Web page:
Northern Wilds Magazine
Northern lights over the Brule River in northern Minnesota. | BRYAN HANSEL

Photographing the Northern Lights

The dark black skies of winter offer the ideal conditions for photographing the northern lights, so here’s a quick and dirty guide on how to capture the aurora borealis.

Although you can photograph the northern lights with any type of camera that allows manual camera settings, it’s best to use a DSLR or a mirrorless interchangeable lens camera; these higher-end cameras have larger sensors that deal with noise better than point-and-shoots (noise is that nasty, pixelated look). Some newer point-and-shoots, such as Sony’s RX100, also do well with night, but they’re an exception to the rule. You’ll also need a wide-angle lens, a sturdy tripod and a shutter release cord, which prevents the camera shake that causes blurry photos.

Before you can photograph the northern lights, you’ll need to find a location to shoot them—ideally a dark location away from the city lights. A good indication that you’re far enough away from city is when you can see the Milky Way in the sky. There are exceptions to this; if the northern lights are especially bright (rare around Lake Superior), you might see them from inside city limits.

A rare red northern lights on the Pigeon River appeared directly overhead in October 2011. | BRYAN HANSEL

Once far enough away from the city, look for a location that has an open view to the north. Instead of just looking for a wide opening, find one with interesting trees or hills to include at the bottom of the photo. By including a part of the scenery in your photo, you anchor the northern lights to the earth, and it helps your photo’s viewers appreciate the scale of the event. Even though you’re including the ground, devote the majority of the image to the northern lights. One of my favorite places for shooting the northern lights is where The Grade crosses the Cascade River near Grand Marais; I take my photography workshops to this location when the northern lights are out.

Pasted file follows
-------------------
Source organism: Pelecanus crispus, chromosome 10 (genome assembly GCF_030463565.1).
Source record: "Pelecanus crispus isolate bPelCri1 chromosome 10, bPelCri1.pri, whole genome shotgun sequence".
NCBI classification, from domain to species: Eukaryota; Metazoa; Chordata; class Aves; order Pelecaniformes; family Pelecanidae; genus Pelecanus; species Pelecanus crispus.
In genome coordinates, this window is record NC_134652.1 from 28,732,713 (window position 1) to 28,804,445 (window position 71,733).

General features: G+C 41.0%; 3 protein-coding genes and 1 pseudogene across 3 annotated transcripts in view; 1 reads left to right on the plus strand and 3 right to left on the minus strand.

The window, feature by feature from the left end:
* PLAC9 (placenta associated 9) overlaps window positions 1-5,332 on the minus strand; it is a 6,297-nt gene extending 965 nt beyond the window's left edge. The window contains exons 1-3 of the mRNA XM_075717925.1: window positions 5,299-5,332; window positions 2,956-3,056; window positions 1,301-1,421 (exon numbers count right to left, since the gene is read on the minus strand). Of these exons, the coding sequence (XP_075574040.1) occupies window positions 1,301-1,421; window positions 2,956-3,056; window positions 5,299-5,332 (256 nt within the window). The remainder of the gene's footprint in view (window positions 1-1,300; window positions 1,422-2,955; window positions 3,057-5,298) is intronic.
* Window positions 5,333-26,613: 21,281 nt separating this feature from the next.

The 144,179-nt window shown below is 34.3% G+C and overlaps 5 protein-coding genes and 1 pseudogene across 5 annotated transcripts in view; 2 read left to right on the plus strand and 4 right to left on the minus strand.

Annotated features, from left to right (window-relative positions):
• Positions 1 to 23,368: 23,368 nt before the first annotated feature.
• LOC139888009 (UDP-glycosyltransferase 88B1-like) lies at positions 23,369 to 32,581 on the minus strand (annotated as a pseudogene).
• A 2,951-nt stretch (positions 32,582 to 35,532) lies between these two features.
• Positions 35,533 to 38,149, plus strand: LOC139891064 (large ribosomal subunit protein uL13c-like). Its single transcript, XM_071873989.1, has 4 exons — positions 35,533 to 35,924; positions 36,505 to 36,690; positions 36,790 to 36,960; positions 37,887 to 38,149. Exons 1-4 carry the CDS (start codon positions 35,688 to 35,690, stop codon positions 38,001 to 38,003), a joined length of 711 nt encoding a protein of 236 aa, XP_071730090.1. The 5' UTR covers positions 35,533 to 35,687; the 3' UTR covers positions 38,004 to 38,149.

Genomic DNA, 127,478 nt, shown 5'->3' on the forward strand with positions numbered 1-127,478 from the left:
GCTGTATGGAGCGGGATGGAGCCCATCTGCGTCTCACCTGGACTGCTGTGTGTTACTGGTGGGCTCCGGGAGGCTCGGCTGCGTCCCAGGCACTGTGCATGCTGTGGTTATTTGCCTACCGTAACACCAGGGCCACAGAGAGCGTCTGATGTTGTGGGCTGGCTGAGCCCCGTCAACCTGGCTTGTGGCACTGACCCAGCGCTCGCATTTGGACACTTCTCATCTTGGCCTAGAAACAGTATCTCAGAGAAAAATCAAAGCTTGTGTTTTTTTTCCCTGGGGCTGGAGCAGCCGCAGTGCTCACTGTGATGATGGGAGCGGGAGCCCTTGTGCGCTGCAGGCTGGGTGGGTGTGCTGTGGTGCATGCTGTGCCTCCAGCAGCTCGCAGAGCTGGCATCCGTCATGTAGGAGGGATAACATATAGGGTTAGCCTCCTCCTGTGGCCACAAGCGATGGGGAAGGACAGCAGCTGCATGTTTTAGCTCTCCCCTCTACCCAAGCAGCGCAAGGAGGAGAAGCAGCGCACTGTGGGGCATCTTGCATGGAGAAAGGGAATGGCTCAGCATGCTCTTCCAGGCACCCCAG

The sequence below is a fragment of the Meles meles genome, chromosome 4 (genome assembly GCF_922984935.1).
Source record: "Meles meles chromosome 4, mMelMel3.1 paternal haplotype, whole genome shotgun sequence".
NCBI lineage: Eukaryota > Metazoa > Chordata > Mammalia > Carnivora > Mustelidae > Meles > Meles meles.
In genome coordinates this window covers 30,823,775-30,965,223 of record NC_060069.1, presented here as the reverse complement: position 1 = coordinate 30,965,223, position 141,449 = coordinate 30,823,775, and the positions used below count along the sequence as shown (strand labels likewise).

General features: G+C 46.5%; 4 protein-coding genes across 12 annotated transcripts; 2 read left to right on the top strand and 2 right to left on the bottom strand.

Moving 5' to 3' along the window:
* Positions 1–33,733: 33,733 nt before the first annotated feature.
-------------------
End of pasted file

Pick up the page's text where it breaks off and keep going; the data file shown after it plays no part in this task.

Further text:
After you find a composition that you like, lock down your tripod and set your aperture as wide as it will go, usually between f/1.4 and f/4. Then set your camera to ISO 800 or 1600 (higher means more noise) and your shutter speed to 30 seconds. Shoot a picture. When finished, look at the image on the LCD screen. If it looks too dark, increase the ISO. If it looks too bright, decrease the shutter speed or set your aperture to a higher number. Remember that in the dark, images on the LCD screen always look brighter than on a home computer. If you know how to use the histogram, check it to see if it’s far enough to the right. I shoot most of my aurora images at ISO 1600 to 3200 (my camera has limited noise), f/2.8 or f/4 for 20 to 30 seconds.

Predicting the Northern Lights

With the right tools, it’s easy to predict the northern lights. The best place to start is at Once there, scroll down the page while watching the left-hand column.

Posing for a self-portrait under the northern lights on Two Island Lake. | BRYAN HANSEL

First find the Current Auroral Oval. It shows the northern lights over the northern hemisphere. If there’s white over your location, you might see a green glow on the horizon. Once you start seeing yellow or red over your location, it’s time to get outside. The second tool is the Planetary K-index. Click on the “more data” link. In northern Minnesota, a Kp equal to 4 means northern lights and a Kp of 5 means that the aurora will reach as far south as Duluth. At the bottom of the column, predictions of up to 48 hours away are available as a percentage.

If you have a smart phone, try Aurora Buddy for Android. When the northern lights are overhead, it triggers an alarm. On an iPhone, try Auroral Forecast. also offers a subscription phone service for $4.95 a month. When you subscribe, it will call you with aurora predictions.

By Bryan Hansel

Note: this story was originally published in the February-March 2013 issue of Northern Wilds Magazine. 

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